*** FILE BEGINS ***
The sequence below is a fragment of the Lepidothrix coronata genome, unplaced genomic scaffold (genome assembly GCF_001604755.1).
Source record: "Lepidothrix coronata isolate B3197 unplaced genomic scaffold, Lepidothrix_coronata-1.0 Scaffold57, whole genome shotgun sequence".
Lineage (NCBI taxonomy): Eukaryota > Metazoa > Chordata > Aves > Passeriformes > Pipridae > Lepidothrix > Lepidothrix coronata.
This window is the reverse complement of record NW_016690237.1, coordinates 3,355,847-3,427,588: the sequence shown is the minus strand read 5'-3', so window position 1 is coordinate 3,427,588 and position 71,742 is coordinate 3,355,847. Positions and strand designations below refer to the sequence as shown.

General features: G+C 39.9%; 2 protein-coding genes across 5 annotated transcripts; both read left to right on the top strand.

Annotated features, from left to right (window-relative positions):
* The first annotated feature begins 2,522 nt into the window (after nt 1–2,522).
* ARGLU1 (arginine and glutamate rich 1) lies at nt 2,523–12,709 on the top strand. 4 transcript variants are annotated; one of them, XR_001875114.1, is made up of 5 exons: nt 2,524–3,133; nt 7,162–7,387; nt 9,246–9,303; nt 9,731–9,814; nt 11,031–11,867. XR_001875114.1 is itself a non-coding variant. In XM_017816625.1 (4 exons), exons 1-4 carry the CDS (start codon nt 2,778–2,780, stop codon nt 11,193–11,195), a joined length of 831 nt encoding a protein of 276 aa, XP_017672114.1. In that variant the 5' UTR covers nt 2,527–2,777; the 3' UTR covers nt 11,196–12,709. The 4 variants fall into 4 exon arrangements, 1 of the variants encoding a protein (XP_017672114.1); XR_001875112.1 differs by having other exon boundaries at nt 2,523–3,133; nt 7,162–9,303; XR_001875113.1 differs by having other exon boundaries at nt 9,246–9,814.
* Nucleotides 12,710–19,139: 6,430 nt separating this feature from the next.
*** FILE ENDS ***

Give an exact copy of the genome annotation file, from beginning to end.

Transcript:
The sequence below is a fragment of the Lepidothrix coronata genome, unplaced genomic scaffold (genome assembly GCF_001604755.1).
Source record: "Lepidothrix coronata isolate B3197 unplaced genomic scaffold, Lepidothrix_coronata-1.0 Scaffold57, whole genome shotgun sequence".
Lineage (NCBI taxonomy): Eukaryota > Metazoa > Chordata > Aves > Passeriformes > Pipridae > Lepidothrix > Lepidothrix coronata.
This window is the reverse complement of record NW_016690237.1, coordinates 3,355,847-3,427,588: the sequence shown is the minus strand read 5'-3', so window position 1 is coordinate 3,427,588 and position 71,742 is coordinate 3,355,847. Positions and strand designations below refer to the sequence as shown.

General features: G+C 39.9%; 2 protein-coding genes across 5 annotated transcripts; both read left to right on the top strand.

Annotated features, from left to right (window-relative positions):
* The first annotated feature begins 2,522 nt into the window (after nt 1–2,522).
* ARGLU1 (arginine and glutamate rich 1) lies at nt 2,523–12,709 on the top strand. 4 transcript variants are annotated; one of them, XR_001875114.1, is made up of 5 exons: nt 2,524–3,133; nt 7,162–7,387; nt 9,246–9,303; nt 9,731–9,814; nt 11,031–11,867. XR_001875114.1 is itself a non-coding variant. In XM_017816625.1 (4 exons), exons 1-4 carry the CDS (start codon nt 2,778–2,780, stop codon nt 11,193–11,195), a joined length of 831 nt encoding a protein of 276 aa, XP_017672114.1. In that variant the 5' UTR covers nt 2,527–2,777; the 3' UTR covers nt 11,196–12,709. The 4 variants fall into 4 exon arrangements, 1 of the variants encoding a protein (XP_017672114.1); XR_001875112.1 differs by having other exon boundaries at nt 2,523–3,133; nt 7,162–9,303; XR_001875113.1 differs by having other exon boundaries at nt 9,246–9,814.
* Nucleotides 12,710–19,139: 6,430 nt separating this feature from the next.